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Online puppy scams are targeting people who want companionship during the pandemic

If someone you found online asks you to pay money up front for a new pet, it might be a scam.

Online puppy scams are targeting people who want companionship during the pandemic
[Photos: Matthew Henry/Unsplash; Vishnu M/Unsplash]

With people bored at home and often not eager to venture out to an animal shelter or breeder to get a pet, many are searching for ways to find a companion animal online.

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But, warns virtual private network company NordVPN, people are reporting scams involving dogs and cats to the Better Business Bureau in large numbers. The BBB warned back in May that pet scams had nearly tripled over the past year, and NordVPN reports in its analysis of BBB data that they continue to be prevalent.

“Actual numbers of pet fraud may be much higher than reported, because many victims either choose not to file complaints or do not know where to turn for help,” the BBB has warned. “Many victims who contacted BBB’s Scam Tracker reported they wanted to adopt a puppy in order to ease their isolation and brighten their lives during the pandemic.”

Scammers often place ads on social media platforms or other sites, offering to have a pet shipped to buyers for a fee paid up front. After would-be pet owners place an order, sometimes by wiring money or sending it from a bank account, the sellers often request additional fees to handle shipping issues or for other reasons. Some buyers can be out hundreds or even thousands of dollars before they finally realize there’s no new pet en route.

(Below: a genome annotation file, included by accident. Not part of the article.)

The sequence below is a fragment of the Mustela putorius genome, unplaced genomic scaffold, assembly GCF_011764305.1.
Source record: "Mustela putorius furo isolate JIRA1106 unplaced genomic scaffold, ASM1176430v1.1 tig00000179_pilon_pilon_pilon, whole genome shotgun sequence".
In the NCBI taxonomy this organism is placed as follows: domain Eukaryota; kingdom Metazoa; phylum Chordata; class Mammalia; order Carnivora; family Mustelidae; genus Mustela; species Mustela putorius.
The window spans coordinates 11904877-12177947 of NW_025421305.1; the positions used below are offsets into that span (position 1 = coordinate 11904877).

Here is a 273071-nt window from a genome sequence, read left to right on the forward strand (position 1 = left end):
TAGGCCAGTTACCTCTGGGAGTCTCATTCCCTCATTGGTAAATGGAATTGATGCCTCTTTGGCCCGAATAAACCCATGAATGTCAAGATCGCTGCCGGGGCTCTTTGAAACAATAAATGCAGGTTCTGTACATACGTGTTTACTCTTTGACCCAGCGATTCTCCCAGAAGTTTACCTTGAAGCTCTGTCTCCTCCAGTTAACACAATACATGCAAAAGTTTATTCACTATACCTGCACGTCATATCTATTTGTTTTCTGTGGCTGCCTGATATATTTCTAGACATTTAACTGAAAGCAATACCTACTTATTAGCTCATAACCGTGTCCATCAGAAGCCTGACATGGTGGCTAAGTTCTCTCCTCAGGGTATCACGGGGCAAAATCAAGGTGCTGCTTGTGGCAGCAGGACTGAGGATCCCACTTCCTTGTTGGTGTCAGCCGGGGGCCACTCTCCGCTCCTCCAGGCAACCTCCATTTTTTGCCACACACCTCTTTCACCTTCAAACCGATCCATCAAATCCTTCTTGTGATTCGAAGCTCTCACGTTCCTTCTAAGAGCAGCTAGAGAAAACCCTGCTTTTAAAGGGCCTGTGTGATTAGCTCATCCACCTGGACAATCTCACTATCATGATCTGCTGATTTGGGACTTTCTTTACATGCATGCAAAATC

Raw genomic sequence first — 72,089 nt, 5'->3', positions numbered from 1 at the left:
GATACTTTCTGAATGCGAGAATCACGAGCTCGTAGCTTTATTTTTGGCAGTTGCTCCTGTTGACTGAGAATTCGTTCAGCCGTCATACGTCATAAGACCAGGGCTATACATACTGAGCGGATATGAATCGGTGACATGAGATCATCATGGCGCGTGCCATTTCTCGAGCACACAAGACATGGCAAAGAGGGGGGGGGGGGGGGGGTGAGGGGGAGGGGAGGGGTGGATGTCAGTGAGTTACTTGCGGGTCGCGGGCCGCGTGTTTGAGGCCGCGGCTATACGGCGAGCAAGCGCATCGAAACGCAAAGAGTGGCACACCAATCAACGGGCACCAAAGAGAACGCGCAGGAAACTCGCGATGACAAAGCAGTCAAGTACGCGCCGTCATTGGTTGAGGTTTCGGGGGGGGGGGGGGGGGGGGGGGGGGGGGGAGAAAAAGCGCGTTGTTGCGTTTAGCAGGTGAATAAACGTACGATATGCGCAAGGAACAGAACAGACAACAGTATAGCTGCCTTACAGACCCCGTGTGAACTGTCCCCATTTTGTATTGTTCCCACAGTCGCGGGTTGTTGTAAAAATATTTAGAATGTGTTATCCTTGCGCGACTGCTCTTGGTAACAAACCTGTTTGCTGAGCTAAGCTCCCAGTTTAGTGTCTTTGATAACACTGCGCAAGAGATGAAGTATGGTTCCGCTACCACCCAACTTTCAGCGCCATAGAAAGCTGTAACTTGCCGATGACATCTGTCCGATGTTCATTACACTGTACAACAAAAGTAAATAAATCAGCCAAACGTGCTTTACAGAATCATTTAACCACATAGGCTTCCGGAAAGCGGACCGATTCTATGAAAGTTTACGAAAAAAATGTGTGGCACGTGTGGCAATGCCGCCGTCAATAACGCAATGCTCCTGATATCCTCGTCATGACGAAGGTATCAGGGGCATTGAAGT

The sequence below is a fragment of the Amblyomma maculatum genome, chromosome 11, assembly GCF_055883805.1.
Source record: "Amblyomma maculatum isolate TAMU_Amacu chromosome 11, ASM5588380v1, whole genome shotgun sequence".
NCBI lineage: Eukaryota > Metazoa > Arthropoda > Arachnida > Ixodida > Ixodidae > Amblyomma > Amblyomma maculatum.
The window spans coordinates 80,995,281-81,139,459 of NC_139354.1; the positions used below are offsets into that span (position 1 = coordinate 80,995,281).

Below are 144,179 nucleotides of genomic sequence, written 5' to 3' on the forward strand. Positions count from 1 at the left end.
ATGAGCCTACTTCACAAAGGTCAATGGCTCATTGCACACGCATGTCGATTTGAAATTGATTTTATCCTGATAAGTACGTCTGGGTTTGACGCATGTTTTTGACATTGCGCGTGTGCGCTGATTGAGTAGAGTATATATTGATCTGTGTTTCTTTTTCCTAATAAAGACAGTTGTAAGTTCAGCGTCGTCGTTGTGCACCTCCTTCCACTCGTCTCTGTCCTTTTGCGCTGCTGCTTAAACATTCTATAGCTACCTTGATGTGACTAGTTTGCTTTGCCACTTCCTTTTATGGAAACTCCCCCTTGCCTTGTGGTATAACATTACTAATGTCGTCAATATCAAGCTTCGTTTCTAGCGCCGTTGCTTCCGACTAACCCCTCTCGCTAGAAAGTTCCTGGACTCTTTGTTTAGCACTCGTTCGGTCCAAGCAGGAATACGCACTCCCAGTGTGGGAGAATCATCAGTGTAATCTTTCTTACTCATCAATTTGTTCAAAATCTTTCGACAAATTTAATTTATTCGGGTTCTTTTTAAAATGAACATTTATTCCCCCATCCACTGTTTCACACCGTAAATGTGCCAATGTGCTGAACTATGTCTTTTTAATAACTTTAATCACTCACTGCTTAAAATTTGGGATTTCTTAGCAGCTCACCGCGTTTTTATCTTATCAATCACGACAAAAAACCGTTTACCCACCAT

The scams have been reported across the country and across the world, with former Australian Football League player Andrew Leoncelli revealing last week he was scammed into spending nearly 3,000 Australian dollars on a nonexistent dog he found online.

The BBB advises the following:

  • avoid pet purchases that require sending payment through unusual means, like wiring money or buying gift cards to other stores
  • be wary of deals that sound too good to be true for the animal breed in question
  • check for stock photos and text that appears on multiple unrelated websites
  • attempt to adopt from an animal shelter before going the online order route

Genuine breeders will usually be willing to talk on the phone or by video chat, while scammers may try to simply handle everything through email, the American Kennel Club advises.

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About the author

Steven Melendez is an independent journalist living in New Orleans.

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